How to align vertically and horizontally sections, rows, columns, and modules in DIVI Builder

The divi builder is one of the most comprehensive page builder plugins for WordPress available. It simplifies the creation of beautiful and intricate web pages to an incredible degree. Building a web page with DIVI is incredibly simple and straight to the point.

Creating a perfect page has a lot to do with the vertical and horizontal alignment of the content in the pages. Well-aligned content makes the pages aesthetically pleasing otherwise, it flares up my OCD for straight lines and perfectly aligned objects.

In this post, I will show you how you can vertically and horizontally align content in DIVI builder. It will need you to add a few small CSS snippets to the columns and or rows to achieve the alignment. I will show you using examples and screenshots using some of DIVI’s premade layouts templates.

DIVI Builder Vertical Alignment

When creating your pages with Divi builder, it’s good to pay attention to how things align on the page. It makes your work look professional and pleasing to the eye.

Divi builder is great. However, it has no built-in option to align content in rows and columns vertically.

This is where the power of CSS comes in. Applying a bit of CSS code to the content will allow your content to be aligned and will apply to any content height. These CSS snippets will also make the content automatically adjusted for various screen sizes.

There are three main ways to align your content vertically in Divi including, but we are going to be looking at two today.

·         CSS Flex and Auto Margin

·         CSS Flex Direction

CSS Flex and Auto Margin in DIVI Builder

Flex CSS or Flexbox CSS property is a simple and effective way for arranging objects in a horizontal and/or vertical stack, almost like a table. Except, unlike normal tables, the flex property allows you to create boxes that can “flex” or adjust to the size of the content it holds.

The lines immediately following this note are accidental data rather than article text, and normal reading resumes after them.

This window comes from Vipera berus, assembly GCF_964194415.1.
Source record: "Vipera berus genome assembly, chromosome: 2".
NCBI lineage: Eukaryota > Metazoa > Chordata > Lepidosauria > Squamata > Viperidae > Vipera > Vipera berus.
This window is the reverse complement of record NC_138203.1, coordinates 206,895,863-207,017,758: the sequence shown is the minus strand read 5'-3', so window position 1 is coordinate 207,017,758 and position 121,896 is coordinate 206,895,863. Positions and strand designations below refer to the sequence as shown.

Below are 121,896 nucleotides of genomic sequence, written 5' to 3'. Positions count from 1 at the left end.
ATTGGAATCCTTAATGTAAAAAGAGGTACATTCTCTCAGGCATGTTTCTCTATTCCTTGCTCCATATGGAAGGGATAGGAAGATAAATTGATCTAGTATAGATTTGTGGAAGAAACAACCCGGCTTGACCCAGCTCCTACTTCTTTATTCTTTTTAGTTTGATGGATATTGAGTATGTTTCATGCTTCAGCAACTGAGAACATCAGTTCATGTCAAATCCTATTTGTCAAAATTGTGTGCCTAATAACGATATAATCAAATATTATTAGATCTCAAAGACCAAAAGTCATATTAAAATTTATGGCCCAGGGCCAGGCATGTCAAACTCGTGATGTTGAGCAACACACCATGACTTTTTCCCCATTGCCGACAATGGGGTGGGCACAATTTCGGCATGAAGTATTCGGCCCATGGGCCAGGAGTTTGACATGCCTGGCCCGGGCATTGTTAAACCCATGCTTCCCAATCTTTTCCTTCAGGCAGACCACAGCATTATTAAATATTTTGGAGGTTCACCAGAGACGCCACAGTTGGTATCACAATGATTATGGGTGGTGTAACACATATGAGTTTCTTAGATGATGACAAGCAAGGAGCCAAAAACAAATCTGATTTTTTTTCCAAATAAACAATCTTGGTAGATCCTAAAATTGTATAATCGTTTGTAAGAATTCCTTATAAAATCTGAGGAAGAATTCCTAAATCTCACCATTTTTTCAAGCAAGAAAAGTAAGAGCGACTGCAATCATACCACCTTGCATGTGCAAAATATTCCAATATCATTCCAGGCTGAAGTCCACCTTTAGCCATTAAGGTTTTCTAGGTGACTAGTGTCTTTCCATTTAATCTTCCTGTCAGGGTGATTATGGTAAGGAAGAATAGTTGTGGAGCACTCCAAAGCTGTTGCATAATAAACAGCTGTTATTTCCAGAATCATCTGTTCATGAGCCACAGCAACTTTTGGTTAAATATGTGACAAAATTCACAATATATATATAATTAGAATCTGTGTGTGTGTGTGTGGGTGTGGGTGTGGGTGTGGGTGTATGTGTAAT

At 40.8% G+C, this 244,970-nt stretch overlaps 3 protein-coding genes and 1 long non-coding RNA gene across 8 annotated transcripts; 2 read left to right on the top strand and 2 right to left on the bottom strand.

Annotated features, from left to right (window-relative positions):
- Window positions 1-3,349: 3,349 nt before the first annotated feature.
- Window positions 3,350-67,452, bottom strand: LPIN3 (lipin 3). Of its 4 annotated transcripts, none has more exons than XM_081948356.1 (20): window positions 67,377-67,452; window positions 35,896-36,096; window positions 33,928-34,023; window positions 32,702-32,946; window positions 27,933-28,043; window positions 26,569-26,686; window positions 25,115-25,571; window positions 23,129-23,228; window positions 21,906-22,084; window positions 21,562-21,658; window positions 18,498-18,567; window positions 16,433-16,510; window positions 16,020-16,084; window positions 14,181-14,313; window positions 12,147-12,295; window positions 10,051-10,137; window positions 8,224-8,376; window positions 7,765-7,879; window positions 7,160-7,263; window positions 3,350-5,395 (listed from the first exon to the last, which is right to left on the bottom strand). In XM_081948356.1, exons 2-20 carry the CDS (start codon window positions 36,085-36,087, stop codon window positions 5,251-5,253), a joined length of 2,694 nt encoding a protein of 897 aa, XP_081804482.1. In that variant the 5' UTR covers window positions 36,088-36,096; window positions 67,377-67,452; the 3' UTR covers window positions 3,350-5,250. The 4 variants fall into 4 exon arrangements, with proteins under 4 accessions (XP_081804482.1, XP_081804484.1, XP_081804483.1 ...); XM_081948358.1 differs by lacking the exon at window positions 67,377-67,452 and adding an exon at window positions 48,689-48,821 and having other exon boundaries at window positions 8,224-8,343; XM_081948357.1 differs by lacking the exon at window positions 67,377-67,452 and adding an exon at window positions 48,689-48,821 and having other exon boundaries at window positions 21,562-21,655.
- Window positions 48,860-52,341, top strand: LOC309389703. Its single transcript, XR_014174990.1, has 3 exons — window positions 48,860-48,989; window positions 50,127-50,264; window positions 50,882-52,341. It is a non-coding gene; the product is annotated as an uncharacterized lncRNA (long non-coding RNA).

Whenever you select “Equalize Column Heights” in your row setting in Divi, it uses the flex property. This simply makes your columns adjust to the size of the column with the most content. And since “Equalize Column Heights” activates the flex property for the row container, you can easily add some CSS to your columns to adjust the contents of each individual column or box.

For instance, if you add the “margin: auto” property to any column in a row, the content of that column will become vertically centered no matter the number of modules it has.

Adding “align-items:center;” to your row will also allow all of your columns, including their content, to be vertically centered.

Here is how to do it.

Tip: It’s always easier to start with a premade page layout.

I am going to work with the Web Agency Landing Page Layout for this demo. To get this layout on your page, create a new page. Then give your page a title. Click “Use Divi Builder” and then “Use Visual Builder.” Then select the option “Choose a Premade Layout.” Then select the Web Agency Landing Page Layout Pack from the Load from the library. Finally, select Web Agency Landing Page Layout from the list of layouts and click “Use this Layout.”

Once you have loaded the layout to your page, you are ready to follow this tutorial.

Method 1: How to Vertically Align Content using Flex and Auto Margin in DIVI Builder

The first method we are going to use to align objects in the Divi page builder is by using Flex and Auto Margin. Here are the steps.

Step1: Open the row settings of the second row on the page (the one directly under the row with the page title).

Step 2: Under the design settings, toggle open the Sizing option group and notice that “Equalize Column Heights” is already active. This means that the row now has the flex property (“display: flex;”) added to it.

Step 3: Now, on the Advanced tab settings for the same row, copy and paste the following CSS snippet under the Column 2 Main Element input box.

margin: auto;

Now you can see that the contents of the second column have shifted to become vertically centered.

Tip: To make the content to be bottom aligned, use the following CSS snippet.

margin: auto auto 0;

Aligning Content Vertically for All Columns in Your Row